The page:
Increasingly urgent care facilities are taking over ground floor retail space.
These facilities can provide an extra level of medical service in communities that desperately need them. 
4. Build density – sometimes there is no way around it. In some communities, population figures are so anemic that the only adequate response is to build housing. This is where Community Development Corporations have excelled over the past few decades, using important financing tools like the Low Income Housing Tax Credit or Section 202. While these resources are unfortunately increasingly limited, they have proved critical in turning neighobrhoods around and in creating the market demand over time that can support small businesses.  

A vacant lot of Southern Boulevard in the South Bronx

The same vacant lot after local CDC WHEDCO developed the project into quality affordable housing.
5. Focus on the physical environment – focus on improvements to the physical environment that will address issues of safety. Think about graffiti clean up, street clean ups, vacant lot clean ups – these kinds of activities can help build neighborhood pride and in fact do have an impact on neighborhoods. Research funded by LISC, one of the nation's largest community development intermediaries, found that the impact of Philadelphia's vacant lot program had a positive impact on the sales of local businesses, real estate values in the district and shopper preference. A win-win all around.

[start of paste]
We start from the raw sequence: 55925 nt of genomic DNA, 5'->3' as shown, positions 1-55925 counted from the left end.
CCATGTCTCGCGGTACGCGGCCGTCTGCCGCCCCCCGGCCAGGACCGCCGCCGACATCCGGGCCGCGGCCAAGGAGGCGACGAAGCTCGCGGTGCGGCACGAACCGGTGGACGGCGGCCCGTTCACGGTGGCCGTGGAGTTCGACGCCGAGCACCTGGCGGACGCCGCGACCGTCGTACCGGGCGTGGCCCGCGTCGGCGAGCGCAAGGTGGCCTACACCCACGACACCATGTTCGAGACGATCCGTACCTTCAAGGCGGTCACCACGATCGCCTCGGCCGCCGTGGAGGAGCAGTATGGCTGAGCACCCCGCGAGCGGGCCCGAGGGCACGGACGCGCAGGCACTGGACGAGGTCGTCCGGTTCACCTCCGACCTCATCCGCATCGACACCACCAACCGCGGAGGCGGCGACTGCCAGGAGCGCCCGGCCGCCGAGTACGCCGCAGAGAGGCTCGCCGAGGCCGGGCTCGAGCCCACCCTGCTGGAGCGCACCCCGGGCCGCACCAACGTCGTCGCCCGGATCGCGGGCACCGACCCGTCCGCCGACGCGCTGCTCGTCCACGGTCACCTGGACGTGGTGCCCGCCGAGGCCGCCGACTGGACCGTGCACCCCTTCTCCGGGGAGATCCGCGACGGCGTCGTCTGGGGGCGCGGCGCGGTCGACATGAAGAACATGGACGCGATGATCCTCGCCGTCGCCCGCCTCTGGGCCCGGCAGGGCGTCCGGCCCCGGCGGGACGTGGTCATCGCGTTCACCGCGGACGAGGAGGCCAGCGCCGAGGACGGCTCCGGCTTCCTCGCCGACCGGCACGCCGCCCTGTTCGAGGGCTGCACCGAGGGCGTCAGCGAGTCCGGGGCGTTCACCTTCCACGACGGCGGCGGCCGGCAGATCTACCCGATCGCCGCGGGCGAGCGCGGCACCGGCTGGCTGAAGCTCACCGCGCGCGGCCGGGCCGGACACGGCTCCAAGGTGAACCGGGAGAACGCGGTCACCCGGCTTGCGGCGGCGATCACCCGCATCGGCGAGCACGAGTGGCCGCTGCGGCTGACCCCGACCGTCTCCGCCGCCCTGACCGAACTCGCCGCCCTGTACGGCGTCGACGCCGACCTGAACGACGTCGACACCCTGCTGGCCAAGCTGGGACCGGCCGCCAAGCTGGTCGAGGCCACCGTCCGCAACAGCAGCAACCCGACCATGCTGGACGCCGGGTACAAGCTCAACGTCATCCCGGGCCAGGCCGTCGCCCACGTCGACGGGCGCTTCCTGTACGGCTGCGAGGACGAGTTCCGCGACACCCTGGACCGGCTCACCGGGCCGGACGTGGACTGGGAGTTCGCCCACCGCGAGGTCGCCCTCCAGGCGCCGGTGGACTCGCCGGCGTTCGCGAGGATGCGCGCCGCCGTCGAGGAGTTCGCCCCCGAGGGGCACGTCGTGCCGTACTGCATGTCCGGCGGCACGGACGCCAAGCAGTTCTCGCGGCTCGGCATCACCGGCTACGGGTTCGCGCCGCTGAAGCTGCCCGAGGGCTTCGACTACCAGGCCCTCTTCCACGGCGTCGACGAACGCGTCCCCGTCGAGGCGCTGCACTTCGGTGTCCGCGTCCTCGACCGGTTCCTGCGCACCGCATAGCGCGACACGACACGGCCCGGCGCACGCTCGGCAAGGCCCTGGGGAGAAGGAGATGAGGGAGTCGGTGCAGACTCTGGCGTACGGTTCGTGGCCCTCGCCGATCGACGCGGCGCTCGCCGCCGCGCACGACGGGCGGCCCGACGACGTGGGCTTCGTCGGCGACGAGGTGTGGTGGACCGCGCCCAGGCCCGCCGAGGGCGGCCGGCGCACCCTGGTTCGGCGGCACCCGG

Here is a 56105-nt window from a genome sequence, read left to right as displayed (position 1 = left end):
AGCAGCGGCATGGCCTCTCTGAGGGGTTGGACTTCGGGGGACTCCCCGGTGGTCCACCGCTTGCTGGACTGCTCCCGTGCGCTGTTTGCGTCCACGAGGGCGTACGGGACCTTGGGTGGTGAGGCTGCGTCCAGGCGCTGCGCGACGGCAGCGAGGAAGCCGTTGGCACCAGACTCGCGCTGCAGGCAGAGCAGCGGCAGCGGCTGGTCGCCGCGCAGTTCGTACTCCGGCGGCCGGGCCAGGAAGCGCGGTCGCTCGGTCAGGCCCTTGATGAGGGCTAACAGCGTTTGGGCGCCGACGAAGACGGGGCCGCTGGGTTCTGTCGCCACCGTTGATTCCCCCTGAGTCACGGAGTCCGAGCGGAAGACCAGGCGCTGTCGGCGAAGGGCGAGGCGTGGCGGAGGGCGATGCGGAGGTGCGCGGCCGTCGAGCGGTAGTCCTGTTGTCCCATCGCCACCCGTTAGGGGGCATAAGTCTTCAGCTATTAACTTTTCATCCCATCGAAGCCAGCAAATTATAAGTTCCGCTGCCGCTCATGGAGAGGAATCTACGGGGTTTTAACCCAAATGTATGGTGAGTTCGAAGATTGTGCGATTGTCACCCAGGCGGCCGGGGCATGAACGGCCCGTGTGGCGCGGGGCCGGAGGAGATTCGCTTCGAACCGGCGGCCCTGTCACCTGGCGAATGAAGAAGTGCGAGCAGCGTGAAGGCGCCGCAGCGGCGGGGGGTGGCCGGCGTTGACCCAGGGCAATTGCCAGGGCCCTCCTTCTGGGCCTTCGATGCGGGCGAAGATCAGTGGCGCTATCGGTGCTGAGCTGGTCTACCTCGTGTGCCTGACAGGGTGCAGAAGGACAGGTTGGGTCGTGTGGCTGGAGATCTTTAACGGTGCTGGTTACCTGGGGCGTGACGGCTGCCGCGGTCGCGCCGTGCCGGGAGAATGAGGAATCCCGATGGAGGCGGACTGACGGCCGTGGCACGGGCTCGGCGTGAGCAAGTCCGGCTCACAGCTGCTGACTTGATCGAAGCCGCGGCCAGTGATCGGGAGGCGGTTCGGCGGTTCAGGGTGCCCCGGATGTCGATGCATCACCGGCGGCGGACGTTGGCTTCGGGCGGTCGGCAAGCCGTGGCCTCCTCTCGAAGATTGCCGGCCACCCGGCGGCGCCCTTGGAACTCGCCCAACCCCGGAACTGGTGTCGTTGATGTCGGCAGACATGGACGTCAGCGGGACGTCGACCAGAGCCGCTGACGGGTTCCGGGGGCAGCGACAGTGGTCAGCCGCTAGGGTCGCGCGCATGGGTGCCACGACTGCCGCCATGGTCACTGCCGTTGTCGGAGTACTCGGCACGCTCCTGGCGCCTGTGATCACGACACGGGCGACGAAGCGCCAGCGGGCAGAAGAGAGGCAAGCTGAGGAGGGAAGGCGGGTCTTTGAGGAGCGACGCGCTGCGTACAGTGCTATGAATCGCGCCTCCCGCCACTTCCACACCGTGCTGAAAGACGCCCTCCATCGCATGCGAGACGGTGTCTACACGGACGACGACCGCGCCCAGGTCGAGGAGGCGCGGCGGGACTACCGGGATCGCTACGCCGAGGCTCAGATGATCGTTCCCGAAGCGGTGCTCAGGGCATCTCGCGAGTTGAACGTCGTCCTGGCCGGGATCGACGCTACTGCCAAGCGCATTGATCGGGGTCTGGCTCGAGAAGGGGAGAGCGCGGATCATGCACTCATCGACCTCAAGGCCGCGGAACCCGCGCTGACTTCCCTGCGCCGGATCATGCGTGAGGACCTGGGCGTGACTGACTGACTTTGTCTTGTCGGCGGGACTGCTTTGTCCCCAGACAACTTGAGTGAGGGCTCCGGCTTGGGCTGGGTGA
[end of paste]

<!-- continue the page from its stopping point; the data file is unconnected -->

New Kensington CDC in Philadelphia was one of the early adopters of the vacant lot maintenance program, now called Philadelphia LandCare. At some point these lots may be developed, removing the "missing teeth" from the district. But for now the maintained lots have made a significant improvement along the corridor. 

6. Focus on helping small businesses address public safety and visibility issues. Sometimes small investments in physical improvements, such as lighting or signage, can help existing businesses capture more market share. Moreover, these small investments can make a big difference in the perception of public safety. A transparent window, or well positioned lighting, can make a store that most didn't think twice about visiting more appealing. 

This seafood restaurant in a lower income community in Queens is doing lots of things right.
Transparent windows, outdoor seating, blade signs. 

The main take away is that a commercial district in a lower income community must find ways to ensure that every potential dollar that can be captured is in fact captured. There is little room for error. That means removing all possible hurdles that prevents customers from easily and conveniently patronizing local businesses. And in some cases, that means building the market to create more demand for retail - read new development. While that process can sometimes take a long time, with a strong road map and an understanding of the kind of market conditions necessary for business to thrive, I have seen time and again that neighborhoods can in fact change and improve, benefiting the residents that live there.